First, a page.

- The Washington Times - Wednesday, July 12, 2017

Republican Sen. Rand Paul of Kentucky said Wednesday a revised version of the Senate GOP bill appears to leave more of Obamacare in place instead of paring it back further, leaving him no choice but to reject it unless there are dramatic changes.

GOP leaders are scheduled to release the latest iteration of their bill Thursday. They cannot afford to lose more than two Republican votes and still pass a plan without Democrats, yet Mr. Paul says he’s already a “no.”

“At this point, I cannot support the bill,” he said.

Mr. Paul said the new version, teased during a closed-door meeting on Tuesday, looks a lot like the old bill but would retain some of its taxes on higher earners so that Republicans can spread that money around elsewhere on benefits and stabilize the insurance markets.

He said GOP lawmakers should have been figuring out what else they can eliminate from the model set up by the 2010 Affordable Care, rather than deciding what to keep.

“I don’t see anything in here really remotely resembling repeal,” Mr. Paul said.

He also said talk of bipartisan efforts to bolster the markets likely won’t bear fruit, since Democrats have been unwilling to cut taxes and regulation, instead offering solution that expand the federal footprint in health care.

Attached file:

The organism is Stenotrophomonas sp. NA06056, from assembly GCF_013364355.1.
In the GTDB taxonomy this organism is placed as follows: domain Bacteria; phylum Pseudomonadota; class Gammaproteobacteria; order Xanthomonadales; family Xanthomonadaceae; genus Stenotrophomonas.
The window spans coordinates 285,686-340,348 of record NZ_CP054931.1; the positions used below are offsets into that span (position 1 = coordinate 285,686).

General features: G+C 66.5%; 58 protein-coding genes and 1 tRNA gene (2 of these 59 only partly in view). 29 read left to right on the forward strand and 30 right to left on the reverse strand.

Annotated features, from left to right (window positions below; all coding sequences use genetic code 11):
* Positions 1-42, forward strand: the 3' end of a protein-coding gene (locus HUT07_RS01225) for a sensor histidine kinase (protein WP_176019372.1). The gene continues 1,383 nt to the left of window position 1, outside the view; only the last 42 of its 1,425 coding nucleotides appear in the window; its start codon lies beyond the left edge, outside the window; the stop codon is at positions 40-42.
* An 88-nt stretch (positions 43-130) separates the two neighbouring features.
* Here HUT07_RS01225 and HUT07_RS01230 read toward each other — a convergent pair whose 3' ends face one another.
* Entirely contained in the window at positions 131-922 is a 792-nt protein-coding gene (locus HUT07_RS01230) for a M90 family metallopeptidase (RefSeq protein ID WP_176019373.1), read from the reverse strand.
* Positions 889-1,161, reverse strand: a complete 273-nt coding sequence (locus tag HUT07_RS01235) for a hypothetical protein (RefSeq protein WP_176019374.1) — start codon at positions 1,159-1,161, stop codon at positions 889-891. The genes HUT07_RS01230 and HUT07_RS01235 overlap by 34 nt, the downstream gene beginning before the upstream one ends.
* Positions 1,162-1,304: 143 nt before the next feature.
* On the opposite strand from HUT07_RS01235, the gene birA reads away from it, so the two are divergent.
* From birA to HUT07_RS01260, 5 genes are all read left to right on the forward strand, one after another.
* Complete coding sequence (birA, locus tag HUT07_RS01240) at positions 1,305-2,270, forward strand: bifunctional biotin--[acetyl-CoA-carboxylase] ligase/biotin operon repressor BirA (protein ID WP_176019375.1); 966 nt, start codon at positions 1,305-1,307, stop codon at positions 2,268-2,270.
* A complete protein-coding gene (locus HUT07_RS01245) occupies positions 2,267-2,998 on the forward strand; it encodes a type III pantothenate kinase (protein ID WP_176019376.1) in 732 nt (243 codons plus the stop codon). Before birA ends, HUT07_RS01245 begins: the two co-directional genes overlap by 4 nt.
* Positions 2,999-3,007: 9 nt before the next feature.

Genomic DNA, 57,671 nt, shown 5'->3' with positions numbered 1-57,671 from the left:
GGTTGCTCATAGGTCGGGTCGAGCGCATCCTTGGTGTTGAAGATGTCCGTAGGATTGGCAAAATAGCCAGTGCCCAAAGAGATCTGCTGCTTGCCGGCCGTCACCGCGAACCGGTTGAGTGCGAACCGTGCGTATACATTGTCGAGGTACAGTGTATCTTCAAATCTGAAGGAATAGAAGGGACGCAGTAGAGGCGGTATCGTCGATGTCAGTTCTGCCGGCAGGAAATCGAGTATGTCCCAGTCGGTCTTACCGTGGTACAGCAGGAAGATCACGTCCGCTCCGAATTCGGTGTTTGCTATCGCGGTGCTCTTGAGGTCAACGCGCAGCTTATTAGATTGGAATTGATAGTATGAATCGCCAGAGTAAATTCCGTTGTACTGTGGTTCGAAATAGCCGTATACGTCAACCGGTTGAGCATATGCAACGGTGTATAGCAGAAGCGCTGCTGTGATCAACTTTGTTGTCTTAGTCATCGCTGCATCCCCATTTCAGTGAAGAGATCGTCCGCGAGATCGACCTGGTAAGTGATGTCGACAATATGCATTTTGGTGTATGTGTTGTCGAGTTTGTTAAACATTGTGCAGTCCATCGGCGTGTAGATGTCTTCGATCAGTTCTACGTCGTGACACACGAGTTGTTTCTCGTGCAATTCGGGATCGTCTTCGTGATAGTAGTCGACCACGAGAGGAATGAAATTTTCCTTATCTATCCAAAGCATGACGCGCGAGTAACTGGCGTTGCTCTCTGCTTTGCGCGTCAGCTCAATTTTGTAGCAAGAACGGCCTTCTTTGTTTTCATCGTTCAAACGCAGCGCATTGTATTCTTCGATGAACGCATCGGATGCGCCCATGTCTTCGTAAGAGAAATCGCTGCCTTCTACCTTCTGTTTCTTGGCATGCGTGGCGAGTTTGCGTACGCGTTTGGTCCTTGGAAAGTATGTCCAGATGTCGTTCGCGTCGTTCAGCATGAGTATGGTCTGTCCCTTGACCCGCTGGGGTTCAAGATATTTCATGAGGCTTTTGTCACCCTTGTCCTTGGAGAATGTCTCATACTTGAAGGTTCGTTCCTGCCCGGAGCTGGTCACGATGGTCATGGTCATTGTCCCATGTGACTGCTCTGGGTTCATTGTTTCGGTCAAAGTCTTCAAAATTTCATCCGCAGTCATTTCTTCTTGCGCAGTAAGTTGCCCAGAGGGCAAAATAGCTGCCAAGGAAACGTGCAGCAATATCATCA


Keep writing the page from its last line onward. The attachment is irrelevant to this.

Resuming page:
“They want to go toward socialism, and we want to go toward free markets, free choice and capitalism,” Mr. Paul said.

As it stands, Senate Republican leaders plan to push ahead with their bill and begin voting next week.

They’re hoping an idea by Sen. Ted Cruz of Texas to split the insurance market into plans that comply with Obamacare and cheaper ones that don’t will get a good evaluation from budget analysts and bring on conservatives.

Mr. Paul said Mr. Cruz’s proposal is good in spirit but that he expects GOP leaders to try and limit the amount that insurers can charge certain customers relative to others, an idea that is “foreign to any notion of capitalism or free market.”

Analysts say consumers could be forced to pay a lot more for robust coverage under the Cruz plan, forcing the government to post more money for subsidies and to stabilize the markets

“It’s going to mean a lot more money in the insurer-bailout fund,” Mr. Paul said.

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